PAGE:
Senate Resolution 234 voices support for Texas Gov. Greg Abbott’s actions to secure the border amid federal inaction by the Biden Administration. It also encourages Gov. Josh Shapiro to join dozens of other governors from across the country who have announced their support of Abbott. The Biden Administration continues to fight Abbott’s lawful exercise of his Constitutional authority to defend his state and its citizens.
According to the U.S. Center for Immigration Services, the country’s illegal immigrant population grew to 12.8 million by October 2023. It rose 2.6 million since January 2021, when President Joe Biden took office and used executive orders to move financial resources away from the border, suspend deportations and end the successful “Remain in Mexico” policy.
2023 Accomplishments: Cutting Red Tape
Reducing government red tape has been a priority for Senate Republicans as we work to improve the experience citizens have when they interact with agencies.
Already this session, we have passed a bill that would improve government efficiency by authorizing the Pennsylvania Treasury Department to return unclaimed property without requiring the owners to search for it.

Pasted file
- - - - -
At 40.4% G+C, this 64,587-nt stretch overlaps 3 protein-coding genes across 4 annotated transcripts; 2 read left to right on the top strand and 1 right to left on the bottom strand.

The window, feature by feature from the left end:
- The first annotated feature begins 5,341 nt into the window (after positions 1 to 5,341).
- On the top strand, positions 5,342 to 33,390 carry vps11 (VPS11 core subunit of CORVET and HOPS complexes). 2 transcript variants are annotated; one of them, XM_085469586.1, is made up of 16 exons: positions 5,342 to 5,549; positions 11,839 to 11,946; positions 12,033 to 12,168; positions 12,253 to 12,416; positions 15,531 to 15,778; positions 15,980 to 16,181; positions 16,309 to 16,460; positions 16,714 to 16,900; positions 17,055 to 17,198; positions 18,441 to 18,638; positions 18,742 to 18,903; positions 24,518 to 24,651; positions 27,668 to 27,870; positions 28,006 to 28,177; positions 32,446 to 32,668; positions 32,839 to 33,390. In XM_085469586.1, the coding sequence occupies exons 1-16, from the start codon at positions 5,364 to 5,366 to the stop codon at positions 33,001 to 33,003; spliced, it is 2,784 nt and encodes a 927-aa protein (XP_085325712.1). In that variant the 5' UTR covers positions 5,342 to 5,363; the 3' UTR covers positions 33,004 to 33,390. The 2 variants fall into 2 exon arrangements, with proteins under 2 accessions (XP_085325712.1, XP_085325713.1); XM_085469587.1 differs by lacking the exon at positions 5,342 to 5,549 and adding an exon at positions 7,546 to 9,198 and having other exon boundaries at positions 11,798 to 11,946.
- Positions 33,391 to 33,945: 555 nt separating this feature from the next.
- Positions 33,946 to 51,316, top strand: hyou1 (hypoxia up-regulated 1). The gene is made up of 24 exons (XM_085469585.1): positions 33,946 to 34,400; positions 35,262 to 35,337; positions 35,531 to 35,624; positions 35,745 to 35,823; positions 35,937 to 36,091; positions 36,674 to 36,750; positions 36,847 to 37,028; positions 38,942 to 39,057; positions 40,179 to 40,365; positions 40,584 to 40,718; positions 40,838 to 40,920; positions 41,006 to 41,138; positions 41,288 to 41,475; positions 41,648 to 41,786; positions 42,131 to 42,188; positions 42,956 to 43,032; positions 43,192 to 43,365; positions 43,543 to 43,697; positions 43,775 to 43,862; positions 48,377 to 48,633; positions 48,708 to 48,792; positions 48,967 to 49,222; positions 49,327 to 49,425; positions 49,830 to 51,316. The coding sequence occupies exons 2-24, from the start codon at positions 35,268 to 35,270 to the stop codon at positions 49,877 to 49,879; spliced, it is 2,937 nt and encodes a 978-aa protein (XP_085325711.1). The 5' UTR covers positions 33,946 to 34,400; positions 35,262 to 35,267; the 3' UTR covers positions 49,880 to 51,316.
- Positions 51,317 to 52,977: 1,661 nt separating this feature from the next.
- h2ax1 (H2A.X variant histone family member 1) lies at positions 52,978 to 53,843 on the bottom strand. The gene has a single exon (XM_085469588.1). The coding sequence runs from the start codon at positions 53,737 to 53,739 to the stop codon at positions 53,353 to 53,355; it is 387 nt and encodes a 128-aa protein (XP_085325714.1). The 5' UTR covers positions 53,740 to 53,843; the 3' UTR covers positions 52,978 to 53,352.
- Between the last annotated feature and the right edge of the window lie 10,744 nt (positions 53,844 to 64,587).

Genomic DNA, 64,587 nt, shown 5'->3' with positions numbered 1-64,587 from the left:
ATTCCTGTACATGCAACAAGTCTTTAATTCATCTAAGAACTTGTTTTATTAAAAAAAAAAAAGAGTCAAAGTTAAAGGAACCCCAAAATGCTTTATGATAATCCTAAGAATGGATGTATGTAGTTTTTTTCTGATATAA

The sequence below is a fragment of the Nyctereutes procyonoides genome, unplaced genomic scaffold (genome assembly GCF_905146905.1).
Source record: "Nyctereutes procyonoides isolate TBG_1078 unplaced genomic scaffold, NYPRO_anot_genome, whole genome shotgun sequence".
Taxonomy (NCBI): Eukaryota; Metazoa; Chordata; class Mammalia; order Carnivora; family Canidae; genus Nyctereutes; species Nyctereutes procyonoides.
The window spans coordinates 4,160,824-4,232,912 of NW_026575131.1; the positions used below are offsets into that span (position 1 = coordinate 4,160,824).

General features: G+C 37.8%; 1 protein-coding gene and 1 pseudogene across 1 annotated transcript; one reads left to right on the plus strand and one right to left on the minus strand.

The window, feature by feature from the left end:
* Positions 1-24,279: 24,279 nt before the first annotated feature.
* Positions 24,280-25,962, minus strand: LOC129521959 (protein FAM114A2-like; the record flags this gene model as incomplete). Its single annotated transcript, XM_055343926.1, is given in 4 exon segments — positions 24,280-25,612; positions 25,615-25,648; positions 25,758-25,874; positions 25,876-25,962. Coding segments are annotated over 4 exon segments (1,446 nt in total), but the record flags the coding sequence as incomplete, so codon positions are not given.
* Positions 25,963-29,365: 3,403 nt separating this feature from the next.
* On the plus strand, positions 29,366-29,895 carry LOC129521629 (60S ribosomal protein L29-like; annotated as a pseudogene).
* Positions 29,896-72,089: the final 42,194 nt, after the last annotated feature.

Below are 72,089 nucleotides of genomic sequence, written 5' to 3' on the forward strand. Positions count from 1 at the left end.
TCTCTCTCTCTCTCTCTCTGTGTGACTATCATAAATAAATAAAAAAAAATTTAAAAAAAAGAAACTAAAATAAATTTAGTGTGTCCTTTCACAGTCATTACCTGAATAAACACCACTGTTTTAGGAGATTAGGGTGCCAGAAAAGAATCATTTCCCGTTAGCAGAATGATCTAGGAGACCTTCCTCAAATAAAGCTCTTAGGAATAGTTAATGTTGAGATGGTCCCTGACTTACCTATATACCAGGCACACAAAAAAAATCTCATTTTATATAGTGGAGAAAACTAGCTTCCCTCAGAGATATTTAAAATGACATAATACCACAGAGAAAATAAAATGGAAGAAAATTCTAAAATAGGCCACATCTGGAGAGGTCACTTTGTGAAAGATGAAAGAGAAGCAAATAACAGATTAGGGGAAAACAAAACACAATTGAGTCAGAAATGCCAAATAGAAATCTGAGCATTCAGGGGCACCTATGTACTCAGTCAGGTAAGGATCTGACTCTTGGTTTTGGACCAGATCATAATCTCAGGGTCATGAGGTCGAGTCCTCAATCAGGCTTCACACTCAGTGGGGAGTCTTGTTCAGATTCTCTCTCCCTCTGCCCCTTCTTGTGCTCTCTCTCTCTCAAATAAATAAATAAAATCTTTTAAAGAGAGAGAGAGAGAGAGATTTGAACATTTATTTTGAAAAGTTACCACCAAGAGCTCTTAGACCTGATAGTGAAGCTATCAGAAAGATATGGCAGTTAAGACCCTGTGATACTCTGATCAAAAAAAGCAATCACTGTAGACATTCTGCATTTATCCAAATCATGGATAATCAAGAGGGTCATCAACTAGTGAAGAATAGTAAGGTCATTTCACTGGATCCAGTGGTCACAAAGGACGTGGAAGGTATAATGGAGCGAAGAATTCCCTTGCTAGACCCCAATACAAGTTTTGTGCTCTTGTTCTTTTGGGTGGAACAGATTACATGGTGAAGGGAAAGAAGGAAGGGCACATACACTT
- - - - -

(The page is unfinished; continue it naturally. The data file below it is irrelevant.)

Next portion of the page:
For the Pennsylvanians who must apply for a permit, license or certification, another bill would require state agencies to create an accessible website to explain why a permit application was rejected and enable permit applicants to check their application status. It would also deem a permit, license or certification approved if the agency reviewing the application misses its deadline – giving Pennsylvanians far more predictability than they currently have. This change would also help to attract more business to the state and boost our economy by addressing unreasonable permit delays.
Property Tax Relief is Available for Homeowners
Most homes and farms are eligible for property tax reduction under the Homestead Tax Exemption program.
Under a homestead or farmstead property tax exclusion, the assessed value of each homestead or farmstead is reduced by the same amount before the property tax is computed.
To receive school property tax relief for tax years beginning July 1 or Jan. 1, an application for homestead or farmstead exclusions must be filed by the preceding March 1. School districts are required to notify homeowners by Dec. 31 of each year if their property is not approved for the homestead or farmstead exclusion or if their approval is due to expire. Learn more and find an application.
Public Comment Regarding PPL Settlement Open Now
In late 2022 and early 2023, PPL customers experienced unusually high or low estimated bills, missing monthly bills and inadequate customer service support resulting in customers’ inability to reach PPL Call Center representatives to discuss their billing concerns.
To address those issues, the Pennsylvania Public Utility Commission (PUC) will evaluate and consider a joint settlement. As part of the evaluation, a public comment period regarding the proposed settlement is active through Feb. 28.
Customers may submit a comment by e-filing through the PUC or sending a written comment at the address below. All comments should reference the docket number of the case: M-2023-3038060.